As I have said consistently since the 2016 presidential campaign began, this site does not endorse any candidate until after the GOP convention in July. But also made clear was that Donald Trump was ranked #17 out of the 17 original candidates for the nomination, IMHO he is still ranked #17 even though there are only five candidates left. It’s still hard to imagine someone who is a very recent conversion to conservatism, acts the part of a bully, calls women such as Megyn Kelly bimbo because she asked him a legitimate question, as a leader. He won’t be able to bully congress and foreign leaders the way he has bullied people during his entire life.
While I still oppose a Trump nomination with all of my might (and would happily support either Rubio or Cruz), after his ‘yuuuge” win in Nevada my mind keeps wandering to the question of what will I do if Trump is the nominee. I could never bring myself to vote for Hillary or Bernie even if Mr. Trump gave me one or two of his billions.
If Trump does get the nomination, conservatives that eel like me are really left with two choices, vote for the billionaire birther, or when I go into the voting booth on election day skip the presidential line and vote in all the other electoral contests. On one hand, if I skip the presidential line isn’t it just like voting for the Democrat? On the other hand, how could I vote for the man who has the potential to be the most thin-skinned and divisive president since…well Barack Obama.
When bringing up his recent conversion to conservatism Donald Trump keeps bringing up the late president Ronald Reagan. But to paraphrase the late Senator and VP candidate Lloyd Bentsen,” Mr. Trump, I voted for Ronald Reagan, I knew Ronald Reagan. Even though we never met, I always felt Ronald Reagan was a friend of mine. Mr. Trump you are no Ronald Reagan.”
Ronald Reagan’s conversion to conservatism began in 1947 but it was his G.E. years (1954-62) that closed the deal:
The book The Education of Ronald Reagan links the eight years in which Reagan worked for General Electric – acting as host of its television program, GE Theater, and as the company’s public relations envoy – with his conversion to a movement that would come to advocate lower taxes, small government, anti-Communism, and opposition to the excesses of “union officials.”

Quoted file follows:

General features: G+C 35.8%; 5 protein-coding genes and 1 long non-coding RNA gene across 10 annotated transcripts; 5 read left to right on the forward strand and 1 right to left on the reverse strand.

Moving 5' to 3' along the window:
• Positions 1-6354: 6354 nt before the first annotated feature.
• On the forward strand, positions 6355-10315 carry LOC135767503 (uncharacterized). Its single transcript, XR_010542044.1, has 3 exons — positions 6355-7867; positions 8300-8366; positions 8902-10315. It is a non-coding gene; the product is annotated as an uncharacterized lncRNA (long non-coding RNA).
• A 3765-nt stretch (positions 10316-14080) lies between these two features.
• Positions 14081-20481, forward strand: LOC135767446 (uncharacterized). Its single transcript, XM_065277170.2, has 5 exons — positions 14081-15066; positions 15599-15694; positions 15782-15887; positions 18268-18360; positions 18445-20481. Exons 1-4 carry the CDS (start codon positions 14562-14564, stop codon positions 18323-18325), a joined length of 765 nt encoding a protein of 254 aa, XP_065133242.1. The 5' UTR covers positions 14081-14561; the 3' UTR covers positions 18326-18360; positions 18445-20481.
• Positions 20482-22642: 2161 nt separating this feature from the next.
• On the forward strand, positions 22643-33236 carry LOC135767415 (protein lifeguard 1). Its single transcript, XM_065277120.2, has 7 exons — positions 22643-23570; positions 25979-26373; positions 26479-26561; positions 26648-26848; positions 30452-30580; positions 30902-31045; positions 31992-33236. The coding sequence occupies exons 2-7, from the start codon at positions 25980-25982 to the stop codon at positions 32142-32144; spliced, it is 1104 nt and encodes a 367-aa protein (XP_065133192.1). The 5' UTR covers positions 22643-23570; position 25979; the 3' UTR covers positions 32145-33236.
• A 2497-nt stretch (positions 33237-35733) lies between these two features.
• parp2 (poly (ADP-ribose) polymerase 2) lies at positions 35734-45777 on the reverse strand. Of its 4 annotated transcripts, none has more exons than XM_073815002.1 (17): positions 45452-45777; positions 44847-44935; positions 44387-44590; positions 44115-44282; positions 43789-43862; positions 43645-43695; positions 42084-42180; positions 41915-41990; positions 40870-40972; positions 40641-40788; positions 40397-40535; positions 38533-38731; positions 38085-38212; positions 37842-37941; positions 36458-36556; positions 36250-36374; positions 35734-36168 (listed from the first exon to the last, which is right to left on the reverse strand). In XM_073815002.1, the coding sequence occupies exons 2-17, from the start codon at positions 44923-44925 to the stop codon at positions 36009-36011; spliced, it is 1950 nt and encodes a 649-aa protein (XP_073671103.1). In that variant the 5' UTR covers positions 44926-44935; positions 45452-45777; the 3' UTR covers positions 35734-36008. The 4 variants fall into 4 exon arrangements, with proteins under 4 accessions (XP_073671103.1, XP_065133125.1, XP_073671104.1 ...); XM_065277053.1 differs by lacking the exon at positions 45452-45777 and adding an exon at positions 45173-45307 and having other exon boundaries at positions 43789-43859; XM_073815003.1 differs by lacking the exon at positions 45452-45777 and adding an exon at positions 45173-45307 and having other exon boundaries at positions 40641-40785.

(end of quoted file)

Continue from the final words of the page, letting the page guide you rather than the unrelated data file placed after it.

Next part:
He served two terms terms as a conservative governor of California.
It was only after all the above, did Reagan first try and become President in 1976 three decades after he began the conversion. In the case of Donald Trump, he was still promoting liberal ideas in interviews in 2011 and 12, only 4-5 years ago.
But the biggest difference between Trump and Reagan is the 40th president was a visionary and a unifier. When he spoke he painted a picture of this country that made most Americans feel like we were one people and if we put our minds to each and every one of us could make anything we wanted happen.
There was only one Ronald Reagan and it’s hard to believe that any candidate will come along to be the next “Gipper.” But Trump is more like Barack Obama. While his campaign slogan is “I will make America great again,” Reagan would say, “America is the greatest country in the world, and you can make it greater.”
Additionally, except for Barack Obama, no other president in my lifetime has made the volume, and type of ad hominem attacks as has Trump. And I am not only talking about his primary opponents. Just like Obama the billionaire punches down, uses twitter to slam at the “regular folk.
As the saying goes, it ain’t over till the fat lady sings. That’s the traditional refrain for those who want to point out the campaign isn’t settled. After Nevada, Valkyrie Brünnhilde, the character played by a very large lady with horned helmet, spear and round shield hasn’t begun the 20-minute aria which ends Wagner’s Der Ring des Nibelungen but she is getting ready to put on her costume.
I happen to like Marco Rubio but his claim that he could beat Trump if Cruz, Kasich, and Carson dropped out so he can fight the billionaire “mono y mono” is bunk. While much of Kasich’s supporters may go to Rubio, it’s hard to see Carson’s going anywhere but to Trump. As for Cruz, he is going after many of the same voters as Trump, especially the evangelical Christians. If Cruz dropped out (and it is highly unlikely that he will) the best that Marco could hope for is a split of the Cruz vote.
With the SEC primaries next Tuesday, Senators Cruz and Rubio better have an unbelievable debate, and in incredible week of campaigning because as of now Donald Trump leads in every state next Tuesday except for Texas. If that lead holds Brünnhilde will begin her aria, and conservatives will have to make a tough and emotional decision.
As a NY Jets fan, I am quite familiar with the five stages of grief:
- denial and isolation
Many Republicans and conservatives will need to go through the five stages should Donald Trump get the nomination (although I am still hoping for a different result).
The issue Trump and his supporters have to figure out is how do you get those people who today feel strongly that he doesn’t have the personality or experience to be president, to get from stage one to five before election day. Otherwise Trump will face a large faction of Republicans sitting on their hands come election day.